Photographic Travel Blog

October 4, 2009

Thanks for visiting my blog. I have been a travelling photographer for the past few years.  I am especially interested in indigenous people and their surroundings. I hope to capture this magical interaction with my camera. This blog will help me develop a more journalistic approach aswell as allow me to share some of my personal travel and photographic experiences.  I will try to explain some of my photographic ideas and techniques as I go along. I hope this blog will appeal to people with an interest in photography and travel so please feel free to comment on my posts and share your own thoughts and experiences. Finally I apologize for my shocking grammar. I really wasn’t an English teacher in Japan for three years..

I make my living from these images. Please don’t use them without permission. If you like my work please follow the links on my website where many of these photos can be purchased. Look out for fine art prints coming soon!!


Beach Life

March 22, 2010

We’ve just returned from a few fun weeks photographing fantastic models on the beach. While the Northern hemisphere has been hitting record sub zero temperatures to even things out a little Krabi in Thailand was enjoying a heat wave with temperature’s around 35-37 degrees Celsius. It’s supposed to be winter here too.. Despite the heat we managed to scout some amazing models and the images I ended up with exceeded my expectations. In just two weeks we photographed and made friends with fascinating people from all over the world (Argentina, the UK, Canada, USA, France, Switzerland, Sweden, Spain, Denmark, Germany, Thailand). Yet again this experience has reminded me how lucky I am to have found a career where work really doesn’t feel like work.

This experience has also helped me with the direction I want to take this blog. Most the people photographed here own a digital SLR and have a strong interest in photography. I hope through this blog I can give a little back by sharing how I get some of my images as well as becoming a place where people can share their own thoughts and ideas about travel photography.

Thanks again to the wonderful models below!! A tutorial on beach photography will follow soon..

Little Måns and Ebba

Viveka, Rickard, Ebba and Måns

Kate, Robbie, Jamie and Lance

Ruedin and julien

Megan, Mathew, Ruedin and Julien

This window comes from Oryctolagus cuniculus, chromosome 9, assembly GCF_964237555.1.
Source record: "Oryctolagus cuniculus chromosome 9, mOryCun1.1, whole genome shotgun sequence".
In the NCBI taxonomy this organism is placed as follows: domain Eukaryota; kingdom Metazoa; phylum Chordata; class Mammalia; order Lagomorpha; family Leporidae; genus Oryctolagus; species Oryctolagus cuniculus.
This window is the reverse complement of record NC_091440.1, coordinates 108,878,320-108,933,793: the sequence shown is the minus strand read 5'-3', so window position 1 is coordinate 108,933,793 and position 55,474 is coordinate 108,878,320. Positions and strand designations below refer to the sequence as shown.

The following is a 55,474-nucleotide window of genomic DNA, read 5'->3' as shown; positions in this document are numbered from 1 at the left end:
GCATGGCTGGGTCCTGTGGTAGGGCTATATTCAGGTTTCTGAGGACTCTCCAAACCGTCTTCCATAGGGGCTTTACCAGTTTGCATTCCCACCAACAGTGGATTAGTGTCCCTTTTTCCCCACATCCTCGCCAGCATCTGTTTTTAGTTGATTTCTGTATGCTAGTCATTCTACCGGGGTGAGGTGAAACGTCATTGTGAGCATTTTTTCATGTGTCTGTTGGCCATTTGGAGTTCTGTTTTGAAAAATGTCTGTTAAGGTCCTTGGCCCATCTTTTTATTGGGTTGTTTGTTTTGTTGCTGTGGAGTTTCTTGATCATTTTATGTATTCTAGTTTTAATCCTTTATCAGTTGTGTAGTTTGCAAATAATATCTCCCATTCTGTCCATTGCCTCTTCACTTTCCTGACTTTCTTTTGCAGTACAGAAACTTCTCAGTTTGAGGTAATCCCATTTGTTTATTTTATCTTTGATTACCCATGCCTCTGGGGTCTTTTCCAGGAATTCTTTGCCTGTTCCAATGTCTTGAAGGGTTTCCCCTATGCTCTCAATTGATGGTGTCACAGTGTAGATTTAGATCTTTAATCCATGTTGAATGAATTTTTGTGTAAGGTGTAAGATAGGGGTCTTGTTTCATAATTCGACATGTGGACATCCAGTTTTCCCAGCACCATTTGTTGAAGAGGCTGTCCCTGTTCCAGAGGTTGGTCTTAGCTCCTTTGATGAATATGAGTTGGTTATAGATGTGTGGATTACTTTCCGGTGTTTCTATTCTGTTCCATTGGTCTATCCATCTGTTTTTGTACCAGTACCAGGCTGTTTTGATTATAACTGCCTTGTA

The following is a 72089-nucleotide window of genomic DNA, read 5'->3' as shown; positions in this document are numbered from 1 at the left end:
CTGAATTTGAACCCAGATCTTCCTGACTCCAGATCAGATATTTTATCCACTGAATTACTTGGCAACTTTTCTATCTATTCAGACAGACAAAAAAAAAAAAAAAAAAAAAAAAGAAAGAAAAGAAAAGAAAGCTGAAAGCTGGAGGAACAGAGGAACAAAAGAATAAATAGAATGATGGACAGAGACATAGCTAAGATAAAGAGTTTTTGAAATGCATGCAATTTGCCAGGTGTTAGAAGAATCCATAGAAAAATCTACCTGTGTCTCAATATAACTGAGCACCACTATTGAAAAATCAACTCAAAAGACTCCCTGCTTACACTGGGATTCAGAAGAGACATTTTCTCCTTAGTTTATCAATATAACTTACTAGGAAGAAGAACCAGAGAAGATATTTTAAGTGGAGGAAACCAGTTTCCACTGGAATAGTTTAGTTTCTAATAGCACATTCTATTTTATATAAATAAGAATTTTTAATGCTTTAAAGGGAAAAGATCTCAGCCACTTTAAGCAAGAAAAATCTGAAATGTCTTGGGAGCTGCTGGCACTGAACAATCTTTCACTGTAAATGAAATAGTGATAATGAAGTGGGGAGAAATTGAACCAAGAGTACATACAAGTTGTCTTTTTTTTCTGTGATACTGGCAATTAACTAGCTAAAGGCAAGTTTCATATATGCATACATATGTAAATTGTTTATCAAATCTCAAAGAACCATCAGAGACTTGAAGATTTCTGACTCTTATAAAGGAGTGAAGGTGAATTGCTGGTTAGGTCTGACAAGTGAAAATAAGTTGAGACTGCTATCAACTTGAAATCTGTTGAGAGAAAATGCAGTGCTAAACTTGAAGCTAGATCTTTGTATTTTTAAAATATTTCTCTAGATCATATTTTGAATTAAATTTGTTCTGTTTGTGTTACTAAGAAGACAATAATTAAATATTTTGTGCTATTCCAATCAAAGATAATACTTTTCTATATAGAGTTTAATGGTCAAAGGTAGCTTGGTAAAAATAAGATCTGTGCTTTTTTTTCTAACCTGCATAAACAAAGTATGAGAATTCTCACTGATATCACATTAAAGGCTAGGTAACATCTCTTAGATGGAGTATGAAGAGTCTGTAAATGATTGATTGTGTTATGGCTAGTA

Megan and Mathew

Jamie shaking her booty..

Anthony, Alex and Carlos


Ton Sap Floating Villages

January 29, 2010

Imagine stepping out of your front door one day and falling 20ft to a red mud baked road below, then a couple of months later splashing into a rat and snake infested lake only inches from that same door step. This is life for the people of Ton Sap floating villages in Cambodia.

Life has barely changed for centuries in kampong Kleang, dictated by the seasons in this harsh environment. during the dry season vegetables are grown on the flood plains, animals graze and the villagers are connected by road to the rest of Cambodia. As the water rises life continues as the villagers main fishing industry gets into full swing.

This photo was taken during last years dry season in the same are as the image above. I was photographing a fisherman from the bridge when I first noticed a fast approaching mass of metal, humans and soon to be pork. My first thought was ‘I need to get off the bridge before I end up in the muddy river covered in pig snot’.  At the last moment I managed to crouch down and fire of 2 shots. Luckily I manages to nail the focus on the front guy with the first. Only when I checked the LCD I realized the depth to the image as the people continue along the bridge telling the story of Kampong Kleang.

As the sun rises the village comes to life with activity; fishermen with their nets, floating grocery stores, children going about daily chores before school. For the children learning to navigate a boat seems as natural as learning to walk. Children as young as three or four can be seen alone paddling about the village. It’s times like this when you realize just how over protective of our children we can be in the West.

The People of Kampong Kleang are relatively wealthy with a healthy fishing industry. However, others are not as fortunate. I photographed this boy in Ti Pei floating village near Siam Reap three years ago on my first visit to Cambodia. I feel this images shows the boys great maturity and dignity as he fishes for his family. Only the next morning when I spoke to his parents I discovered just how hard life is for some of the people of Ton Sap. Twelve of his nineteen siblings had perished in this harsh environment.

I would like to thank my brilliant although slightly cheeky guide ‘Ratanak Eath‘ who has helped me enormously on my last three trips to Cambodia. I highly recommend him to anyone planning a trip to Siem Reap in Cambodia.